Last but not least, faith-based ministries and churches will be a category of their own with specific needs around contribution collection, complex relationship management, attendance and involvement in activities and groups. Security systems may also be needed where children are involved.

Pros and Cons of Not for Profit Software on Offer

Of course, no product on the market will be entirely perfect for the buying organisation and its unique needs, although many of the more advanced product offerings will allow customisation and integration with existing systems.

In terms of pros, systems on offer tend to offer the following key benefits:

  • The ability to manage online giving securely, with tracking in the back-end and reporting functionality for regulatory and audit purposes.
  • Grant management and tracking, major donor management and fundraising functionality for forecasting, budgeting and allocation of funds.
  • Advocacy campaign delivery to engage with constituents, including regular communications and events management.
  • Constituent data capture, management and organisation.
  • Better data management to improve marketing, engagement and event planning.

Non-profits that find the full core benefits aren't being realized for them tend to make the following errors:

  • Failing to budget, plan and prepare at a strategic level for growth and changing markets.
  • Failing to fully engage with regulatory, compliance or accounting requirements.
  • Not investing in the necessary infrastructure to allow software integration from a range of vendors.
  • Not fully preparing staff for the use of new software.
  • Not investing in the right training for staff and volunteers on how to get the most of the system's full functionality and features.

By working closely with the right software provider, these mistakes can be avoided with a correct needs analysis, systems integration, planned implementation and careful management.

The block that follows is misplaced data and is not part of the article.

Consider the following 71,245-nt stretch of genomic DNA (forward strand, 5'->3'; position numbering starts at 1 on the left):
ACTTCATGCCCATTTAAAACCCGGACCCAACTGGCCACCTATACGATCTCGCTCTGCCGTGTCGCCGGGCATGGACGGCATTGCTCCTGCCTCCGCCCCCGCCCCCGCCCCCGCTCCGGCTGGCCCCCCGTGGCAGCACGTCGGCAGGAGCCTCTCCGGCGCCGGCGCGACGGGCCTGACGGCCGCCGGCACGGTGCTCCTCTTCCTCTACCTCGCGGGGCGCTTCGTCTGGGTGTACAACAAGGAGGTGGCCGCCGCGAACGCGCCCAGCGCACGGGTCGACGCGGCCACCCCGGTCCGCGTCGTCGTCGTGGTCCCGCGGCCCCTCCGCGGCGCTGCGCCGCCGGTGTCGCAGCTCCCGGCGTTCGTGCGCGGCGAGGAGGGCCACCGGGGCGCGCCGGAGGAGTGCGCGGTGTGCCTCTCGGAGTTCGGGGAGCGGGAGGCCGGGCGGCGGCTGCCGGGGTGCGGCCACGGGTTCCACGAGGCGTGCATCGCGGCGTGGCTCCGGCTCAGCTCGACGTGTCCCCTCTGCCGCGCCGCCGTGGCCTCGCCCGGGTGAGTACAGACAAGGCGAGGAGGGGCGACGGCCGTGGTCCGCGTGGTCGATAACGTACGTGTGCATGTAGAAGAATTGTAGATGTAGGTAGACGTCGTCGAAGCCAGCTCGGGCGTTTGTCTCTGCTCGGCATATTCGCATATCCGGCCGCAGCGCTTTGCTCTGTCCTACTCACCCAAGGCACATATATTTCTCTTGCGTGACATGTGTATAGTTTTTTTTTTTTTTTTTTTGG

Market Trends Worth Being Aware Of

Non-profits will immediately know that giving, budgeting and compliance are crucial issues to get right in order to secure quality delivery. However, there are other issues that are also particularly relevant when weighing up the right software solution.

Social media is driving forward the increasingly valuable metric of Return on Engagement, which allows organisations to engage more powerfully with a range of stakeholders via different social media tools. This means that your software package must deliver a seamless connection to your audience via social channels and facilitate communications.

Mobile applications are also key, with staff and volunteers ideally able to access systems on the go, and with donors able to give and engage via mobile devices.

Software as a Service, also known as SaaS, gives non-profit organisations a great way to buy in and maintain cutting-edge software packages without huge price tags. Applications can be updated and modified quickly and easily to match changing needs and to support productivity. Service providers in this field should be assessed on factors such as their maintenance approach, data security protocols, connectivity, around-the-clock support, scalability and uptime.

Finally, software integration is more important than ever, with many organisations having a range of accounting systems, digital marketing, fundraising applications and more - all of which ideally need to integrate and communicate with each other. This is all the more important when dealing with mobile applications and integrating with social media.

By carefully assessing needs internally and then finding the right software provider, the right systems can be found at the right price and an ongoing relationship established to secure future scalability, growth and ROI.